Sun exposure indisputably increases the risk of skin cancer. Mouse studies suggest that, in red-haired individuals, genetic factors also contribute through a mechanism that acts independently of exposure to sunlight. See Letter p.449
The most common environmental risk factor for skin cancer is overexposure to sunlight. But is protecting skin from the sun enough to prevent cancer? In this issue, Mitra et al.1 address this question using mice that are genetically similar to humans who have red hair and fair skin or to dark-skinned or albino individuals. They find that the often deadly skin cancer melanoma occurs more frequently in 'redheaded' mice than in the other two groups, owing to mechanisms that are unrelated to exposure to ultraviolet lightFootnote 1.
Colours of skin, eyes and hair vary widely among humans. This variation is controlled by the amount and ratio of two forms of the pigment melanin (the red–yellow pheomelanin and the brown–black eumelanin)2. Both pigment types are produced by melanocytes — cells that are located in the basal layer of the skin epidermis, in hair follicles and in the uvea of the eye. Melanocyte-stimulating hormone binds to the melanocortin 1 receptor (MC1R) on the surface of melanocytes, initiating a biochemical cascade that leads to increased levels of the enzymes required for eumelanin synthesis. Disturbance of the MC1R-mediated signalling pathway reduces total melanin production but increases the relative abundance of pheomelanins — similar to what happens when MC1R is not activated3.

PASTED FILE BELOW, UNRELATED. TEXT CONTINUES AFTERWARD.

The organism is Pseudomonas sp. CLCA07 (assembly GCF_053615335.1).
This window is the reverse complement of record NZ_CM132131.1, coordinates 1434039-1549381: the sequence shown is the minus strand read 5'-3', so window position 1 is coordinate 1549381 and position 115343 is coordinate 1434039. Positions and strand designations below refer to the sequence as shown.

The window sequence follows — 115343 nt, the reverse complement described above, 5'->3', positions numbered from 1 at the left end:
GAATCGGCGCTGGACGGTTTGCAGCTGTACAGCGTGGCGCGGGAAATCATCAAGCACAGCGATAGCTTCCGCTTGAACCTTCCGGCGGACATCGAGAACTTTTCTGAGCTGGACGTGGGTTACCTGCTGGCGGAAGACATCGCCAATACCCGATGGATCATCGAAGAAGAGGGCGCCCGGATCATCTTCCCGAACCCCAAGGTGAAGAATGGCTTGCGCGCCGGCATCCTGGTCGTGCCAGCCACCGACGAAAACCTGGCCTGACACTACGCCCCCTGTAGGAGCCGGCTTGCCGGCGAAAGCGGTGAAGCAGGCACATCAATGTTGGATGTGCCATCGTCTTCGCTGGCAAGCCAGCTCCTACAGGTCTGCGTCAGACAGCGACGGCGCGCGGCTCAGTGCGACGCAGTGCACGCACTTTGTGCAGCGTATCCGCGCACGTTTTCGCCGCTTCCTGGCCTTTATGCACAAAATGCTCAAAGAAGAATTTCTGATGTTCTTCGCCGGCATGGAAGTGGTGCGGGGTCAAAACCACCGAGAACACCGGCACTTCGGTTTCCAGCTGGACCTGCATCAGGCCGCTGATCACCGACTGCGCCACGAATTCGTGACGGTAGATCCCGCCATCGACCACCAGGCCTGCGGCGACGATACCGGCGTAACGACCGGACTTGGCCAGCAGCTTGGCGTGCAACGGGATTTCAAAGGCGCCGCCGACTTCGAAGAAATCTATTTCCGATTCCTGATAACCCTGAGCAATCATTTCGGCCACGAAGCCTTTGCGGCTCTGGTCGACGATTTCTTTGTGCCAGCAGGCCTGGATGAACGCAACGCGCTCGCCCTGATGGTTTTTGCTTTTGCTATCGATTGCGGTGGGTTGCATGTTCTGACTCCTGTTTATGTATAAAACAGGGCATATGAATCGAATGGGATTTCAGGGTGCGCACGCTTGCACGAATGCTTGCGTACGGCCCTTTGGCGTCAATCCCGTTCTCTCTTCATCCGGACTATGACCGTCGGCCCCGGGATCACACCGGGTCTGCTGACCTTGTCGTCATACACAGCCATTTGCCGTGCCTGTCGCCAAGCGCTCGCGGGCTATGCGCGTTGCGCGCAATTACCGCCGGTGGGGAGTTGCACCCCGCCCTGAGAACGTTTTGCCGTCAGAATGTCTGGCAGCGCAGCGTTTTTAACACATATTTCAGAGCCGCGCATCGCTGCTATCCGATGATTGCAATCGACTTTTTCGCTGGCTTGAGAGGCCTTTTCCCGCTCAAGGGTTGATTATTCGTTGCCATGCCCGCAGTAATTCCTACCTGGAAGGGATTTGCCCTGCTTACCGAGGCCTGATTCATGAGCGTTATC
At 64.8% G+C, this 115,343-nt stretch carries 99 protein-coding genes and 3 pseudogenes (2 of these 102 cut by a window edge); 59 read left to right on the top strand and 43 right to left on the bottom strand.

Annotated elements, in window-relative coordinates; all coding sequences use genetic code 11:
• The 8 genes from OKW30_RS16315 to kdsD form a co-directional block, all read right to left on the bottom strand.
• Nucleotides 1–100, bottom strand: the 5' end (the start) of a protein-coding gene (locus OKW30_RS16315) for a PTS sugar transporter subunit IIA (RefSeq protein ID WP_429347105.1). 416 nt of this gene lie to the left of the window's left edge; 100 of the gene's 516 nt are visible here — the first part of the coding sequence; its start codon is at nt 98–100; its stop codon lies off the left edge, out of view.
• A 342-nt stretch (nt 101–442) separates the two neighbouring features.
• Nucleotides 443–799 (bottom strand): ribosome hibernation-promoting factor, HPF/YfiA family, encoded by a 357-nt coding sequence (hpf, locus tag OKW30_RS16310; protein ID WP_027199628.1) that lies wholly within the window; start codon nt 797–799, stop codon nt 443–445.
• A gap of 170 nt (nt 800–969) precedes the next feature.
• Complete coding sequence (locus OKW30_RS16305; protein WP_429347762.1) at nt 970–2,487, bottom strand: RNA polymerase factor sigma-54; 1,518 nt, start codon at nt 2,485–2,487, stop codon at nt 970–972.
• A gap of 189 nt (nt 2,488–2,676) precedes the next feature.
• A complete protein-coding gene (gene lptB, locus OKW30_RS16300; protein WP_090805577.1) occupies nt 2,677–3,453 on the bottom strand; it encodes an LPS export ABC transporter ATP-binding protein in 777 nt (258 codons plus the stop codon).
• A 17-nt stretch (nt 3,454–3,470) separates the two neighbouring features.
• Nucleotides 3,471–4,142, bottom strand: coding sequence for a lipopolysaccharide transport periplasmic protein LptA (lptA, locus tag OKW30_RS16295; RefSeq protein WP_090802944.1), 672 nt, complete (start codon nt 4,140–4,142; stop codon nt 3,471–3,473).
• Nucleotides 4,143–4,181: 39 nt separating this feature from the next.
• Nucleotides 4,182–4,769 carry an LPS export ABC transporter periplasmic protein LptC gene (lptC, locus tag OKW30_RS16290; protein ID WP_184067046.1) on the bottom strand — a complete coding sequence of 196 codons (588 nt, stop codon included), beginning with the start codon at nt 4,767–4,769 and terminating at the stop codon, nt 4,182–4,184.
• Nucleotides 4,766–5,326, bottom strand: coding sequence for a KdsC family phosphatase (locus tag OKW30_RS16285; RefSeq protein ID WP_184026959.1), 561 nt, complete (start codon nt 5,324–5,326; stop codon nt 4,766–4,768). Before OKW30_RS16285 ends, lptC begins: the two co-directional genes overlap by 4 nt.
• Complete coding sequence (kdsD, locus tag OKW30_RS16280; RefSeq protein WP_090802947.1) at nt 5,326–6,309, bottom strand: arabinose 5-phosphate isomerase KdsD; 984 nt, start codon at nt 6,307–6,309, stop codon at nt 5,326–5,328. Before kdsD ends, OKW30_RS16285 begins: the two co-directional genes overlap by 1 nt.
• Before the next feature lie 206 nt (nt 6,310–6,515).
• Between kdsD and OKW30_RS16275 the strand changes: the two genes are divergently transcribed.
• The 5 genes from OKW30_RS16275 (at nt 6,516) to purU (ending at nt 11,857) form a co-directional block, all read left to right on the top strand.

In humans, the MC1R gene can show great variability (polymorphism) in sequence. Certain polymorphisms in this gene are associated with red hair colour (RHC) and so are called RHC variants. These variants result in the loss of functional MC1R, and individuals carrying them often have red hair, fair skin, a tendency to freckle and little ability to tan4.
Caucasians are generally at a higher risk of developing melanoma than are non-Caucasians, and red-haired individuals in particular are more susceptible to melanoma than are those with other hair colours5,6,7 (Fig. 1). Moreover, epidemiological analyses from pooled data sets indicate4 that RHC variants of MC1R are associated with melanoma risk. These observations are not surprising, as red hair is rich in pheomelanin and has little eumelanin. Because eumelanin shields the skin by absorbing ultraviolet (UV) rays8, the skin of red-haired people has a particular tendency to accumulate light-induced damage.
Mitra et al. show that completely avoiding UV rays would not protect red-haired people from melanoma. As an animal model of red-haired individuals, the authors used mice with mutated, non-functional Mc1r, and thus with melanocytes that cannot induce eumelanin synthesis. Whereas control mice had a dark-brown, nearly black coat colour, the Mc1r-mutant mice had golden-yellow coats. A third group of mice expressed non-functional tyrosinase — an enzyme essential for both eumelanin and pheomelanin synthesis — and had white coats, mimicking albinism in humans. These 'white' mice and the 'black' mice possessed intact Mc1r.